This is the all-new 2022 Suzuki SX4 S-Cross, the third generation of the series, although in reality it’s more of a very extensive update and revision of the second-generation model which first arrived in 2013 and was itself updated in 2016. The first-generation model, more widely known as the SX4 was a compact, family hatchback-on-stilts type of thing. If the second gen was more Crossover, the latest car is again a little closer to being an SUV, and closer then to the Vitara on which it is based.
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So, is it likely to eat into Vitara sales? Yes, absolutely. Suzuki are not only aware of this, but fully expect it and have upped supply significantly for the car’s January 2022 first deliveries. Considering the current shortage of new cars, you’re more likely to be able to get a confirmed order on this, than on the Vitara.
Not exactly a hardship, because this has quietly evolved from a pudgy little thing, to quite a handsome, if somewhat boxy family carrier, with a none-descript rear, reasonably elegant side profile, but very distinctly a Suzuki front end, not least because of the big S plonked on its grille. There are no awkward or unresolved lines on this. You can’t really dislike it, even if you may not exactly fall in love with it.
Despite similar dimensions to below, there is said to be more space inside, and practicality, but more importantly gadgetry has been upped dramatically. In fact, this is proudly and very overtly, the first Suzuki to have a 360-degree camera view (the centre screen makes you aware of this every time you start it!).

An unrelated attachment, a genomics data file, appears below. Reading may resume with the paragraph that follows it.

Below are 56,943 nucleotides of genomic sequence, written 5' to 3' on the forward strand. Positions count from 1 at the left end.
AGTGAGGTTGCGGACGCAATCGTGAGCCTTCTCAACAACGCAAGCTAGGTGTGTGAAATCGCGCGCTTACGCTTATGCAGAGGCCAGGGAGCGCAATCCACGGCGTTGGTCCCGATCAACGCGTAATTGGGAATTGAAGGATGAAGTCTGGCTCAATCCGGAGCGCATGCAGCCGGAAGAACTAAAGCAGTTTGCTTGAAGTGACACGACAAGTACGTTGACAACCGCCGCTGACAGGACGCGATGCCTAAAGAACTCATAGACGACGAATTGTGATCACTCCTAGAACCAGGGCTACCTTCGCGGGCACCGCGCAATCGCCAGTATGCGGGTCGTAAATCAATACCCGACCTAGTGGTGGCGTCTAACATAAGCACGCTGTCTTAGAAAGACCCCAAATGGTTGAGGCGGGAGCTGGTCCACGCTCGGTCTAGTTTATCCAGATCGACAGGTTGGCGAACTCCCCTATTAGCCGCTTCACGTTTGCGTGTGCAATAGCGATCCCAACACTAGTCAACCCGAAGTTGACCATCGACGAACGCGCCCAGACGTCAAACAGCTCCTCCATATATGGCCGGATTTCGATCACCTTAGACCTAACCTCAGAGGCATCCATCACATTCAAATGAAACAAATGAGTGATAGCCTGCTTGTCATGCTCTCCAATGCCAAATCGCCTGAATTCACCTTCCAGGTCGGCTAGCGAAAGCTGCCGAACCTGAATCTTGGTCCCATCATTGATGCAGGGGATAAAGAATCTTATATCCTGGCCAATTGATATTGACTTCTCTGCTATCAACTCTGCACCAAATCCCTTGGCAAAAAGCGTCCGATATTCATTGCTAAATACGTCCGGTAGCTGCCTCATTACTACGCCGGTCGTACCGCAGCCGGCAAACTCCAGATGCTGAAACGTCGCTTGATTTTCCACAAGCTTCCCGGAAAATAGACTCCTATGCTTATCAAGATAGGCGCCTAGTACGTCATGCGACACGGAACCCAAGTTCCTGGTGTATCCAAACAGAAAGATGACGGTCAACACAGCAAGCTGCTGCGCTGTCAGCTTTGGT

Essentially there is no ‘base-model’ as such, in recognition of the fact that customers like getting all the kit. There’s just two specs available: the Motion with front wheel drive, and the Ultra with four-wheel-drive.
Both are mild hybrids (indeed all Suzuki passenger cars are now only available in some kind of hybrid form, either mild, full or plug-in). It features a 1.4-litre Boosterjet engine with direct injection and combined with the 48-volt mild hybrid system which helps with stop-start and providing extra go to the engine under load.
Output equals about 129bhp and there’s 235Nm of torque, which doesn’t sound like a huge amount but acceleration numbers are reasonable at 9.5 seconds from rest to 62mph for the Motion, but 10.2 for the slightly heavier Ultra, laden with a 4WD drivetrain. Top speed is 129mph and 133mph respectively, with fuel consumption very thrifty providing an impressive 53mpg available. Even on my heavy-footed test drive, it indicated 40mpg plus.
By this point, you’re probably wondering, how much these are? A little pricier than you might expect for a Suzuki (although the Toyota-based additions to the range have significantly upped the average prices anyway) with the Motion starting at just under £25k and the Ultra at a little below £30k. Add another £1350 for a 6-speed automatic (as 40% of customers are expected to do), otherwise you get a 6-speed manual. What can you compare this against? Suzuki namechecks cars like the Kia Sportage, Peugeot 3008 and Nissan Qashqai.